Why Do Corporate Actors Engage in Pro-Social Behavior? A Bourdieusian Perspective on Corporate Social Responsibility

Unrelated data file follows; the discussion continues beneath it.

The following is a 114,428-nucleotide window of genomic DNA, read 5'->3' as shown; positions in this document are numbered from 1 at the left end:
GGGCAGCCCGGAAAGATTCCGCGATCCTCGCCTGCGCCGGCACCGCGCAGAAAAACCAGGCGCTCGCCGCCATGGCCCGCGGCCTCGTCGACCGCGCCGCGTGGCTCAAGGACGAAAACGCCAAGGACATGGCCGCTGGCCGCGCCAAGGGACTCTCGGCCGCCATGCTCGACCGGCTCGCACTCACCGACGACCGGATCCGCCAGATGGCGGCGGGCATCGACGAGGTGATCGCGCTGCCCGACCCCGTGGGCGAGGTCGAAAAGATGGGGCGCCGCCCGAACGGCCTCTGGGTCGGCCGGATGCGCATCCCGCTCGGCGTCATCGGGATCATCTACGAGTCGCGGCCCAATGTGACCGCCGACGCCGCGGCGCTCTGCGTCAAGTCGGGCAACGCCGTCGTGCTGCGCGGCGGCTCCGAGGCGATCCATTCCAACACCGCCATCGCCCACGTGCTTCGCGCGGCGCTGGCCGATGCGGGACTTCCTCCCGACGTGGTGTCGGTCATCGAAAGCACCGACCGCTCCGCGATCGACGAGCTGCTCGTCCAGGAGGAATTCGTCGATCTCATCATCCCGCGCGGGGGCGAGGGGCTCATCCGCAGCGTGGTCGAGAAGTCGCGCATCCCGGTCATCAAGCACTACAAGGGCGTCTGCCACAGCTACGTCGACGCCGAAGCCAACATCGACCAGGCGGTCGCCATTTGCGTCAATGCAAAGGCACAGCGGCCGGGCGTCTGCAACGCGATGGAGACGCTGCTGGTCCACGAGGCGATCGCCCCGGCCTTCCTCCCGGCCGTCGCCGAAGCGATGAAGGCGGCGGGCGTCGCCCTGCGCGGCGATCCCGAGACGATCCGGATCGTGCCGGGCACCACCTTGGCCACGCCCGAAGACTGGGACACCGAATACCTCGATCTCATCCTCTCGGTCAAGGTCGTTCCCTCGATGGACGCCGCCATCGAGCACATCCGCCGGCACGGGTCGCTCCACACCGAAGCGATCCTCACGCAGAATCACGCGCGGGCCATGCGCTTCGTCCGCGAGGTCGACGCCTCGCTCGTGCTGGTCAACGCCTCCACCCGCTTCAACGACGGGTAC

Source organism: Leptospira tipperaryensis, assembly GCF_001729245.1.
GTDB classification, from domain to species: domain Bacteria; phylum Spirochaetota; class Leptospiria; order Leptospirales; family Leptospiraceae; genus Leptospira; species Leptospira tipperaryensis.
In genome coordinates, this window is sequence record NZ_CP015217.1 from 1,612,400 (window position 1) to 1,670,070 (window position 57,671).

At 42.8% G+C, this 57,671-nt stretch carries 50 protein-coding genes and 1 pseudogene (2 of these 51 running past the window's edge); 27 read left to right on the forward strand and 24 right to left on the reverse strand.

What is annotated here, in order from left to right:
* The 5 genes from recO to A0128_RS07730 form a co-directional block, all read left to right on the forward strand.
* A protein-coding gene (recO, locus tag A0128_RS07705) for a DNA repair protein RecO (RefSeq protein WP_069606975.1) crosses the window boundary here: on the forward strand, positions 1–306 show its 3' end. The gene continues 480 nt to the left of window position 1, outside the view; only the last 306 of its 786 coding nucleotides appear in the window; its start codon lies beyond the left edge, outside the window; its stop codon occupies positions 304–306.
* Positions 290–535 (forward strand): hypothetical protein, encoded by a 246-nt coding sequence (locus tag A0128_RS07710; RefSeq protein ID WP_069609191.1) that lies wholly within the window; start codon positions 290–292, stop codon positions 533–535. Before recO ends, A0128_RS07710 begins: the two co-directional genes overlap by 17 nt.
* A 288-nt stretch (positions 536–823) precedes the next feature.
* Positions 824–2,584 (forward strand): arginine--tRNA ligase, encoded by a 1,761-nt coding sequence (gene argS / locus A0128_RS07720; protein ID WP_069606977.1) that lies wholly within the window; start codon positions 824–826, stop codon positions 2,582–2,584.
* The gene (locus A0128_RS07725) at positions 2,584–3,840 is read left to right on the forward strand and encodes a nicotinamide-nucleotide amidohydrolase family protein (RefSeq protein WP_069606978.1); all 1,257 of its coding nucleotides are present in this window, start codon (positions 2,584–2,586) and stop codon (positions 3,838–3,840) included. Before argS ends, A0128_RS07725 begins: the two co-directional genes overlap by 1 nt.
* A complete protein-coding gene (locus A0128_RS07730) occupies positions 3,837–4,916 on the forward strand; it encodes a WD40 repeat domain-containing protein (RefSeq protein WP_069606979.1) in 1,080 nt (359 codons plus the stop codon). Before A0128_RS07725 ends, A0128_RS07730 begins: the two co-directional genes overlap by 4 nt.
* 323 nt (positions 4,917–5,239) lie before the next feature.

Drawing on Pierre Bourdieus theory of social practice this paper develops a novel approach to the study of CSR. According to this approach, pro-social activities are conceptualized as social practices that are employed by individual managers in their personal struggles for social power. Whether such practices are enacted or not depends on the (1) particular features of the social field in which the managers are embedded, (2) the individual managers socially shaped dispositions and (3) their respective stock of different forms of capital. By combing these three concepts the Bourdieusian approach provides a particularly fruitful theoretical lens on CSR phenomena, not least as this allows reconciling seemingly competing conceptualizations in the existing CSR literature such as economic vs. non-economic motivation as drivers of CSR activity, micro-vs. macro-level explanations and voluntaristic vs. deterministic views of managers behaviors.
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